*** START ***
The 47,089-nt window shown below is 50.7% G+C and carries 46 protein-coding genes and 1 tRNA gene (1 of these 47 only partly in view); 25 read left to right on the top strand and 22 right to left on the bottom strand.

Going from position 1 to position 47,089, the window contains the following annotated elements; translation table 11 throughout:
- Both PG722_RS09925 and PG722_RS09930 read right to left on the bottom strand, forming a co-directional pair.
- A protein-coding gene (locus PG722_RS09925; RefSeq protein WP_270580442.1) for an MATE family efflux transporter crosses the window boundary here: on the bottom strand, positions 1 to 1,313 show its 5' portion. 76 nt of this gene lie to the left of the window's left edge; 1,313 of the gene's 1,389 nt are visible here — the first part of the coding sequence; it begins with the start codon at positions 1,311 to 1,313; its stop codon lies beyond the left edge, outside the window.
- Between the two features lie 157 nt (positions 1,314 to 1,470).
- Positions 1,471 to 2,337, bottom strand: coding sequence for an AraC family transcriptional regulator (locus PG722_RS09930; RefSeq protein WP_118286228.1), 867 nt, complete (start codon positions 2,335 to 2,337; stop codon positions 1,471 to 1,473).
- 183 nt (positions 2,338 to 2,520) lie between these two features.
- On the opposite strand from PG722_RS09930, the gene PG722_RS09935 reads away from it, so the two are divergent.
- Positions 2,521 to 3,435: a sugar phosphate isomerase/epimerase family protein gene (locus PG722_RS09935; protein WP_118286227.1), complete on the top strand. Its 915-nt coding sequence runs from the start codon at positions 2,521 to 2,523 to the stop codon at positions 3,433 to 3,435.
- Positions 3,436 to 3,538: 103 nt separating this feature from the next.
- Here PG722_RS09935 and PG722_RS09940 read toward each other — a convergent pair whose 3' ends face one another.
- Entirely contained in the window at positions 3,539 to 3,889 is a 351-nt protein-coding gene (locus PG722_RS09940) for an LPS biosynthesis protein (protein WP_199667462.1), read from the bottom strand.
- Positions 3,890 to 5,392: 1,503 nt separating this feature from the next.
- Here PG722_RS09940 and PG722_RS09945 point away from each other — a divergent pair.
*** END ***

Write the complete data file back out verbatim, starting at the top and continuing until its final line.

The 47,089-nt window shown below is 50.7% G+C and carries 46 protein-coding genes and 1 tRNA gene (1 of these 47 only partly in view); 25 read left to right on the top strand and 22 right to left on the bottom strand.

Going from position 1 to position 47,089, the window contains the following annotated elements; translation table 11 throughout:
- Both PG722_RS09925 and PG722_RS09930 read right to left on the bottom strand, forming a co-directional pair.
- A protein-coding gene (locus PG722_RS09925; RefSeq protein WP_270580442.1) for an MATE family efflux transporter crosses the window boundary here: on the bottom strand, positions 1 to 1,313 show its 5' portion. 76 nt of this gene lie to the left of the window's left edge; 1,313 of the gene's 1,389 nt are visible here — the first part of the coding sequence; it begins with the start codon at positions 1,311 to 1,313; its stop codon lies beyond the left edge, outside the window.
- Between the two features lie 157 nt (positions 1,314 to 1,470).
- Positions 1,471 to 2,337, bottom strand: coding sequence for an AraC family transcriptional regulator (locus PG722_RS09930; RefSeq protein WP_118286228.1), 867 nt, complete (start codon positions 2,335 to 2,337; stop codon positions 1,471 to 1,473).
- 183 nt (positions 2,338 to 2,520) lie between these two features.
- On the opposite strand from PG722_RS09930, the gene PG722_RS09935 reads away from it, so the two are divergent.
- Positions 2,521 to 3,435: a sugar phosphate isomerase/epimerase family protein gene (locus PG722_RS09935; protein WP_118286227.1), complete on the top strand. Its 915-nt coding sequence runs from the start codon at positions 2,521 to 2,523 to the stop codon at positions 3,433 to 3,435.
- Positions 3,436 to 3,538: 103 nt separating this feature from the next.
- Here PG722_RS09935 and PG722_RS09940 read toward each other — a convergent pair whose 3' ends face one another.
- Entirely contained in the window at positions 3,539 to 3,889 is a 351-nt protein-coding gene (locus PG722_RS09940) for an LPS biosynthesis protein (protein WP_199667462.1), read from the bottom strand.
- Positions 3,890 to 5,392: 1,503 nt separating this feature from the next.
- Here PG722_RS09940 and PG722_RS09945 point away from each other — a divergent pair.